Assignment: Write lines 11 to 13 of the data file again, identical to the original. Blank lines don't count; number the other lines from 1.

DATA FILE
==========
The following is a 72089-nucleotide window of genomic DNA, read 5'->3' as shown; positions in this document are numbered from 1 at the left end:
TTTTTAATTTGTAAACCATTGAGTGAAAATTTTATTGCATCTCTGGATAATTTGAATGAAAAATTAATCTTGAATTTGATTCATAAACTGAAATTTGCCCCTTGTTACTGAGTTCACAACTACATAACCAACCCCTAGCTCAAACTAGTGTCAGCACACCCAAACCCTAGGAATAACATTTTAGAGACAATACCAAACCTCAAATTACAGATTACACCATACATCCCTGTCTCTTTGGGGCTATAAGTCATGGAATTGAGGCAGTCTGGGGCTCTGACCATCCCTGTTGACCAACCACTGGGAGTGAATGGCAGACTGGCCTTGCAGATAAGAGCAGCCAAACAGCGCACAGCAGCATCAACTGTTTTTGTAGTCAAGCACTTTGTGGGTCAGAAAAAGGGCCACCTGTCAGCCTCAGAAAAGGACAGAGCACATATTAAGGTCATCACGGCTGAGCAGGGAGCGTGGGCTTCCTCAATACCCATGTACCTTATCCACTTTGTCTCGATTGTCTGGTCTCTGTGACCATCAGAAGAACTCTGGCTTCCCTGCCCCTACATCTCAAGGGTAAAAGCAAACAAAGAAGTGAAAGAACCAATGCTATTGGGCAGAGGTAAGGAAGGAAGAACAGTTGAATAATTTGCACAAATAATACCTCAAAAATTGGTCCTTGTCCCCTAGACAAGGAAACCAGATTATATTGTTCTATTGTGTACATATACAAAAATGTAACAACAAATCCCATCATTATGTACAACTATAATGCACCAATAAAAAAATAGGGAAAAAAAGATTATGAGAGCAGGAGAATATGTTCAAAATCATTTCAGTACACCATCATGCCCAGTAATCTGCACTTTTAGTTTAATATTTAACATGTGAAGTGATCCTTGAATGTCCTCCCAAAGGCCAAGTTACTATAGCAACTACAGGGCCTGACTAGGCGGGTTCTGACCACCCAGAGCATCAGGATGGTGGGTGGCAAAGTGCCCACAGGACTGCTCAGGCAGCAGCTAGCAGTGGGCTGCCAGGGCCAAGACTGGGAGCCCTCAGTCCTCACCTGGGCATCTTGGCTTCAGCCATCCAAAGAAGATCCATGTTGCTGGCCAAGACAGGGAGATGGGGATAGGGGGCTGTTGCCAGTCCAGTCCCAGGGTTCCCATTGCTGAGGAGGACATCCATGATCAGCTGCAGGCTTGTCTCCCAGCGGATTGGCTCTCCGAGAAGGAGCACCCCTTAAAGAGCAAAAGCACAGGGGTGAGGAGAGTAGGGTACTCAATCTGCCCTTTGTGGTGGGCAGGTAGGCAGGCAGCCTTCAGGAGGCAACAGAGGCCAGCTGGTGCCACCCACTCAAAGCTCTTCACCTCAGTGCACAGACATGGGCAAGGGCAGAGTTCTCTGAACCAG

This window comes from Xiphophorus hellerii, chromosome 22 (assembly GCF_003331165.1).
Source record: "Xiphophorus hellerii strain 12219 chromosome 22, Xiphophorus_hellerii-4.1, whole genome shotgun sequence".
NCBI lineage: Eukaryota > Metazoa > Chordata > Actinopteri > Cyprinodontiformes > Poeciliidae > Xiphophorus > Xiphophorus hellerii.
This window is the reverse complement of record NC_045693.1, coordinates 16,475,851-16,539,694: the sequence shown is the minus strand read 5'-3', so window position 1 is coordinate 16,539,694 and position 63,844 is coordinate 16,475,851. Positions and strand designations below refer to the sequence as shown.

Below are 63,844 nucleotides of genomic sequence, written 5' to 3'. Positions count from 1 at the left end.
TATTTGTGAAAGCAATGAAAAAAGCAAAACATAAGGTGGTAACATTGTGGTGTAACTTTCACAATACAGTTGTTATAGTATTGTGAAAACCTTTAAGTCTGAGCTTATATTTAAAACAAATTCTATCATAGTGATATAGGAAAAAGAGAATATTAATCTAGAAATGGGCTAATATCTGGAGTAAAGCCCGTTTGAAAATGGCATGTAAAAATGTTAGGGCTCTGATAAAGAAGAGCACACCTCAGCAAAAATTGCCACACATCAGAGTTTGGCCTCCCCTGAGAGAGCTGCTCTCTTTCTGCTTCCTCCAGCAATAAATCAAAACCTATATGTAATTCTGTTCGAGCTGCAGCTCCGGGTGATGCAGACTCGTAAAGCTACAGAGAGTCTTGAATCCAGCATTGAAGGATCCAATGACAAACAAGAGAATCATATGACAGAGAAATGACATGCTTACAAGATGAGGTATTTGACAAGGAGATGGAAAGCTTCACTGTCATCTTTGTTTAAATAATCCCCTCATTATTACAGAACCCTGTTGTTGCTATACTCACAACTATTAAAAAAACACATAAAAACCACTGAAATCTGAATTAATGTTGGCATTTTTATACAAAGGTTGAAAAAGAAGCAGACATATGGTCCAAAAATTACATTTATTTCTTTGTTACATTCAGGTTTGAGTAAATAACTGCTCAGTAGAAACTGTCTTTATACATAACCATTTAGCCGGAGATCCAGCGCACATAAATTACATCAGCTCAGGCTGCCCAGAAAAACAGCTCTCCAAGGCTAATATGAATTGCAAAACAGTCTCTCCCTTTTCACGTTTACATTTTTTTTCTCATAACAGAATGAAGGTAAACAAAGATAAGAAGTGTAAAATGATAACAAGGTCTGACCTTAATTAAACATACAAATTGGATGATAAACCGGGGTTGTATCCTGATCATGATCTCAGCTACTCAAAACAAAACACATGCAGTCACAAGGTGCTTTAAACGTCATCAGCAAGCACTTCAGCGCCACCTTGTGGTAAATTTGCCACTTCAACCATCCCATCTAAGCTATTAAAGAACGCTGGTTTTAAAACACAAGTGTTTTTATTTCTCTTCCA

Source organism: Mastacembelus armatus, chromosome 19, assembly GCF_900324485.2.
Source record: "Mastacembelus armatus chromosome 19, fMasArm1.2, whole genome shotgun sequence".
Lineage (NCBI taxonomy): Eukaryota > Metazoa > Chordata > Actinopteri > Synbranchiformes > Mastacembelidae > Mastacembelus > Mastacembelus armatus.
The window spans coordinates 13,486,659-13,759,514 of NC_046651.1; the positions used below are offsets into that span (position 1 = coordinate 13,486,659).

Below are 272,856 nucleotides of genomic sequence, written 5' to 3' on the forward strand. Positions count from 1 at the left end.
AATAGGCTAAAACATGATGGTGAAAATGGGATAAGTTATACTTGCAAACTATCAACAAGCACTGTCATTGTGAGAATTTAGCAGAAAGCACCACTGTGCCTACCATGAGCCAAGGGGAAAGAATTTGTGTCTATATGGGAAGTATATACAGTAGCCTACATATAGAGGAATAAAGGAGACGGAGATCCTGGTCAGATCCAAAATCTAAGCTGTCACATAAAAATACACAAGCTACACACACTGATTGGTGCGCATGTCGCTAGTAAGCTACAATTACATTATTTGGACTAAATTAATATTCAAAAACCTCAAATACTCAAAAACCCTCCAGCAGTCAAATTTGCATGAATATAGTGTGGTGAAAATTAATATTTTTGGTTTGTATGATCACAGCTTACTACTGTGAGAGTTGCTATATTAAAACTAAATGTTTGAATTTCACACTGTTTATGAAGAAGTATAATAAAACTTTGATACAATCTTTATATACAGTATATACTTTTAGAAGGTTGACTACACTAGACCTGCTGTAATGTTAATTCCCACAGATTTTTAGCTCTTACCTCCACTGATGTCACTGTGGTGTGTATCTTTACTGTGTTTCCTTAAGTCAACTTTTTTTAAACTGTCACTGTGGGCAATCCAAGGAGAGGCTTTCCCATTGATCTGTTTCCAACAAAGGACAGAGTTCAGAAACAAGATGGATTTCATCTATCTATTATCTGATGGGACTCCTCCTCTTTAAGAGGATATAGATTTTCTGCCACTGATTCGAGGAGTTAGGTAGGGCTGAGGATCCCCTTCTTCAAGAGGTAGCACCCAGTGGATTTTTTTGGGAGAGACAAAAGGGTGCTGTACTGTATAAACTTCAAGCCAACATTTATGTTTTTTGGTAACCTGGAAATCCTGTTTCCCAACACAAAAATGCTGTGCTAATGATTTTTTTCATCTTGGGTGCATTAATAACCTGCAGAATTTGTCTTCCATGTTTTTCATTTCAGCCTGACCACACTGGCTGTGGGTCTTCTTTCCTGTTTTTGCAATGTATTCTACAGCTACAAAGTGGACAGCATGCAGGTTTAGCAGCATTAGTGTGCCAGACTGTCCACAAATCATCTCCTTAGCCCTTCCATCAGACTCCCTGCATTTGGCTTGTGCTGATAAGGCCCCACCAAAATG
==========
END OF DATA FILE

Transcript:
Lineage (NCBI taxonomy): Eukaryota > Metazoa > Chordata > Actinopteri > Synbranchiformes > Mastacembelidae > Mastacembelus > Mastacembelus armatus.
The window spans coordinates 13,486,659-13,759,514 of NC_046651.1; the positions used below are offsets into that span (position 1 = coordinate 13,486,659).

Below are 272,856 nucleotides of genomic sequence, written 5' to 3' on the forward strand. Positions count from 1 at the left end.